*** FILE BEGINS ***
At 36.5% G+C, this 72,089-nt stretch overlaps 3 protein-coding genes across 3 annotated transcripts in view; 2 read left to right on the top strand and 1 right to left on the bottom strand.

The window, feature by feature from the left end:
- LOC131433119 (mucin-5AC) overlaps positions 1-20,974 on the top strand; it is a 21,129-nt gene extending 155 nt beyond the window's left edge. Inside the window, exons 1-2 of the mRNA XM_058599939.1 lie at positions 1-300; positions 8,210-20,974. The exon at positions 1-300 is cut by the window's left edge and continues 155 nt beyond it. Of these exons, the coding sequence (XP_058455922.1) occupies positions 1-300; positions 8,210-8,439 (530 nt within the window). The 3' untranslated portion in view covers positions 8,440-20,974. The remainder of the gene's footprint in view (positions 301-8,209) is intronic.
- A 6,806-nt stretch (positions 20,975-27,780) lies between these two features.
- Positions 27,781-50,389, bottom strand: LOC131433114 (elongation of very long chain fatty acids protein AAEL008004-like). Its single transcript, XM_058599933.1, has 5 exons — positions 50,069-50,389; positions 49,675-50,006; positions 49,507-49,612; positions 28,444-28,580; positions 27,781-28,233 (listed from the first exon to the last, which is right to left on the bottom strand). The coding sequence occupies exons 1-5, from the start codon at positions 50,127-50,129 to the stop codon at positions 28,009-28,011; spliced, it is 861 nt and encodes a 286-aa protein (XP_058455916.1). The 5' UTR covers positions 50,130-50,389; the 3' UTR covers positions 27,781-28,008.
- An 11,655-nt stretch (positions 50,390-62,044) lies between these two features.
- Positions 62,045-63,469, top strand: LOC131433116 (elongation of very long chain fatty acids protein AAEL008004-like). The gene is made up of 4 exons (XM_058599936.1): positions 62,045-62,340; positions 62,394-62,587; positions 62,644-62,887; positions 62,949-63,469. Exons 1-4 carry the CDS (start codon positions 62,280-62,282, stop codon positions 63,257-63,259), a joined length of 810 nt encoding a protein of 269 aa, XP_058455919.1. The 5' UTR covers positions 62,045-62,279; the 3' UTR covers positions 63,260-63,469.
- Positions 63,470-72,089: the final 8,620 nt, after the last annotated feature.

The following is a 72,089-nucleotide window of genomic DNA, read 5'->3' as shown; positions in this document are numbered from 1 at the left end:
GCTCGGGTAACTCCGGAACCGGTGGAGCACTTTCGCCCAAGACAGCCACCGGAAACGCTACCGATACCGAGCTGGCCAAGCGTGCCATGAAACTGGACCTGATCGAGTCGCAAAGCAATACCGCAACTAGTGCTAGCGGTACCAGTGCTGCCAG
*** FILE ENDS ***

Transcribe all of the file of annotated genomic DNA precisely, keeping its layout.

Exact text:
At 36.5% G+C, this 72,089-nt stretch overlaps 3 protein-coding genes across 3 annotated transcripts in view; 2 read left to right on the top strand and 1 right to left on the bottom strand.

The window, feature by feature from the left end:
- LOC131433119 (mucin-5AC) overlaps positions 1-20,974 on the top strand; it is a 21,129-nt gene extending 155 nt beyond the window's left edge. Inside the window, exons 1-2 of the mRNA XM_058599939.1 lie at positions 1-300; positions 8,210-20,974. The exon at positions 1-300 is cut by the window's left edge and continues 155 nt beyond it. Of these exons, the coding sequence (XP_058455922.1) occupies positions 1-300; positions 8,210-8,439 (530 nt within the window). The 3' untranslated portion in view covers positions 8,440-20,974. The remainder of the gene's footprint in view (positions 301-8,209) is intronic.
- A 6,806-nt stretch (positions 20,975-27,780) lies between these two features.
- Positions 27,781-50,389, bottom strand: LOC131433114 (elongation of very long chain fatty acids protein AAEL008004-like). Its single transcript, XM_058599933.1, has 5 exons — positions 50,069-50,389; positions 49,675-50,006; positions 49,507-49,612; positions 28,444-28,580; positions 27,781-28,233 (listed from the first exon to the last, which is right to left on the bottom strand). The coding sequence occupies exons 1-5, from the start codon at positions 50,127-50,129 to the stop codon at positions 28,009-28,011; spliced, it is 861 nt and encodes a 286-aa protein (XP_058455916.1). The 5' UTR covers positions 50,130-50,389; the 3' UTR covers positions 27,781-28,008.
- An 11,655-nt stretch (positions 50,390-62,044) lies between these two features.
- Positions 62,045-63,469, top strand: LOC131433116 (elongation of very long chain fatty acids protein AAEL008004-like). The gene is made up of 4 exons (XM_058599936.1): positions 62,045-62,340; positions 62,394-62,587; positions 62,644-62,887; positions 62,949-63,469. Exons 1-4 carry the CDS (start codon positions 62,280-62,282, stop codon positions 63,257-63,259), a joined length of 810 nt encoding a protein of 269 aa, XP_058455919.1. The 5' UTR covers positions 62,045-62,279; the 3' UTR covers positions 63,260-63,469.
- Positions 63,470-72,089: the final 8,620 nt, after the last annotated feature.

The following is a 72,089-nucleotide window of genomic DNA, read 5'->3' as shown; positions in this document are numbered from 1 at the left end:
GCTCGGGTAACTCCGGAACCGGTGGAGCACTTTCGCCCAAGACAGCCACCGGAAACGCTACCGATACCGAGCTGGCCAAGCGTGCCATGAAACTGGACCTGATCGAGTCGCAAAGCAATACCGCAACTAGTGCTAGCGGTACCAGTGCTGCCAG